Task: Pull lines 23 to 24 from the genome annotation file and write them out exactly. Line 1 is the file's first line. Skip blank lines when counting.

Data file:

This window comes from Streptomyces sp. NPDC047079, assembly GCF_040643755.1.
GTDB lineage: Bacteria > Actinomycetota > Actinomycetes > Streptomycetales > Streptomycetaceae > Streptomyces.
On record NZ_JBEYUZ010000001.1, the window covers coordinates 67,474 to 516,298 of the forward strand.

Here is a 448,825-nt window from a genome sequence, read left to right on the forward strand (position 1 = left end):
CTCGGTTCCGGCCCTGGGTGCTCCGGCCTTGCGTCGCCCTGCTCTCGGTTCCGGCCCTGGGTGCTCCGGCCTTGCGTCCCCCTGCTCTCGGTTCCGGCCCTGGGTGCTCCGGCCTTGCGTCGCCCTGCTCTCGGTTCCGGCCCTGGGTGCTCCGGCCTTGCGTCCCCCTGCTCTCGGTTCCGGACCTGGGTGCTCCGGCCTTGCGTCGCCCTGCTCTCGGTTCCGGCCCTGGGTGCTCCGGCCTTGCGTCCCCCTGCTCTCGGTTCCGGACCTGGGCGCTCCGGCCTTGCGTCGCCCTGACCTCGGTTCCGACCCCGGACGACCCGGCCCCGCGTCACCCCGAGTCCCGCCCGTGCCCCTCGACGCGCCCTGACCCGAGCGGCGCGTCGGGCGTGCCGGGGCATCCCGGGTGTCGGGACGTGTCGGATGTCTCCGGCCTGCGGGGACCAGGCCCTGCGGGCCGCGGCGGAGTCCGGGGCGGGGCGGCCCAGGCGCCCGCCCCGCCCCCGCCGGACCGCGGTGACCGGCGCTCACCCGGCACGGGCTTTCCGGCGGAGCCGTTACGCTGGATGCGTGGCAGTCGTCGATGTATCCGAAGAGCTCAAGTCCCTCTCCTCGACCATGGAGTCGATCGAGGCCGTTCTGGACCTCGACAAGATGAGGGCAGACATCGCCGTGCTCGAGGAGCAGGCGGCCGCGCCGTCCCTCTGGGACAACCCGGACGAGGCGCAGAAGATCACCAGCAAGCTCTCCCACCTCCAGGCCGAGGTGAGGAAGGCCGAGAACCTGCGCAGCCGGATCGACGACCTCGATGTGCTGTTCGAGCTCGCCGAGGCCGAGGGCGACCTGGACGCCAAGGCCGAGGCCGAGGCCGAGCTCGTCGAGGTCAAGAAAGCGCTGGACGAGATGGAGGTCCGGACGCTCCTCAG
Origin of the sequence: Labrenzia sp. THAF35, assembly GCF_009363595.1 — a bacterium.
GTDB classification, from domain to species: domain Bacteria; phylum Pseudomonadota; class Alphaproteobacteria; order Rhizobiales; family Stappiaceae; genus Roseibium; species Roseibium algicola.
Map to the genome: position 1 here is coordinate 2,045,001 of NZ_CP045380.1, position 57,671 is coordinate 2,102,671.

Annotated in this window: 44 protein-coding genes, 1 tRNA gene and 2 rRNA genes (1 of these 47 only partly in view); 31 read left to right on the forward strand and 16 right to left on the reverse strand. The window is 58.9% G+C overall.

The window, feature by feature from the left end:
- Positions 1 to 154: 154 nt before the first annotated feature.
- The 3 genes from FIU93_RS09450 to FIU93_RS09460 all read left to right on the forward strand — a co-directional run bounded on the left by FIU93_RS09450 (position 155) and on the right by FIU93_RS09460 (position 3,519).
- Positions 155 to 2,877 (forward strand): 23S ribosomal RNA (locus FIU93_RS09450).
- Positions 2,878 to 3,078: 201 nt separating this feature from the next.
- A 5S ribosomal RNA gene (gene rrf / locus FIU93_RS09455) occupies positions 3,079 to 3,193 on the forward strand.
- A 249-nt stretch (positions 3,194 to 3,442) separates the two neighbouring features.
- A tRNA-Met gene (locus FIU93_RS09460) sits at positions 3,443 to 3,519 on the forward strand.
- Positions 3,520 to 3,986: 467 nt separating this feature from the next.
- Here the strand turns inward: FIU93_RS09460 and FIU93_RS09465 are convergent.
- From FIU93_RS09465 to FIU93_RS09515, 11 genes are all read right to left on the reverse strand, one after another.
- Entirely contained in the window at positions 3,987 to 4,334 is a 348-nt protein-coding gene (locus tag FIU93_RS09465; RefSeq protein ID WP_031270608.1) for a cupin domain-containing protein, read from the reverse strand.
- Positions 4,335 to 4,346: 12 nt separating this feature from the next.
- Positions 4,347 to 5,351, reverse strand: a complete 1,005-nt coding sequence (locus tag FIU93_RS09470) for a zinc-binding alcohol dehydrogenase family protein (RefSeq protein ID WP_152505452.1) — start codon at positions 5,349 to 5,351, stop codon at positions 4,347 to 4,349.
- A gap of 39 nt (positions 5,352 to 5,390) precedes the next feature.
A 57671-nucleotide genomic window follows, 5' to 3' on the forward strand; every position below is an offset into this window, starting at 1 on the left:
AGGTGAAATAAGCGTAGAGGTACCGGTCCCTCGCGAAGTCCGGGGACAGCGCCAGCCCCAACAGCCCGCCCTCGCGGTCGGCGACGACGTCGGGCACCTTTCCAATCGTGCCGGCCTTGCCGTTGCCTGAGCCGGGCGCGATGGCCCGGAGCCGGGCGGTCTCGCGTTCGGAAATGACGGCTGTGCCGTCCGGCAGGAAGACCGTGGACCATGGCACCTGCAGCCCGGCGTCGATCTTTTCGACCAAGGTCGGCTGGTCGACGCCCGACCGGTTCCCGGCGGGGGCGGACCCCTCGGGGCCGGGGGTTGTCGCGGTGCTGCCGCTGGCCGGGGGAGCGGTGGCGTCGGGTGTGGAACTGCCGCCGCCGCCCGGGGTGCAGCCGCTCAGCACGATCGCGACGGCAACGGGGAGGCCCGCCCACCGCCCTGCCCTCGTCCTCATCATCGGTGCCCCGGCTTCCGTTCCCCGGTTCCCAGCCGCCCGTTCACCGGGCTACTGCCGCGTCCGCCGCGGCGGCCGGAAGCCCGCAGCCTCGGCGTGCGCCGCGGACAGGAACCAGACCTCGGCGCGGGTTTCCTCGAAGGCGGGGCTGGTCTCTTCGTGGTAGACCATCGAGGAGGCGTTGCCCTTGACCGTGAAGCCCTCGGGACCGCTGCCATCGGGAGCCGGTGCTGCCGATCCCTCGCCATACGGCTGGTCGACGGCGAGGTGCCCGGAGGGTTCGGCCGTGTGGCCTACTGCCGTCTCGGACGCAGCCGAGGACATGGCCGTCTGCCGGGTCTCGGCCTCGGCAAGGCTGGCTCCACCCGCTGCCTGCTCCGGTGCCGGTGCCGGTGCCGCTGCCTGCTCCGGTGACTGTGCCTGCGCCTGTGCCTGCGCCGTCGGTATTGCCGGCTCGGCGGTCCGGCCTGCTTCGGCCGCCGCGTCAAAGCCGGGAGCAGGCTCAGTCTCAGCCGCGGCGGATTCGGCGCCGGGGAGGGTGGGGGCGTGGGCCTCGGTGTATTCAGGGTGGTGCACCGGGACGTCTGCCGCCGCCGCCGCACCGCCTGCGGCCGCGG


- Positions 4,347 to 5,351, reverse strand: a complete 1,005-nt coding sequence (locus tag FIU93_RS09470) for a zinc-binding alcohol dehydrogenase family protein (RefSeq protein ID WP_152505452.1) — start codon at positions 5,349 to 5,351, stop codon at positions 4,347 to 4,349.
- A gap of 39 nt (positions 5,352 to 5,390) precedes the next feature.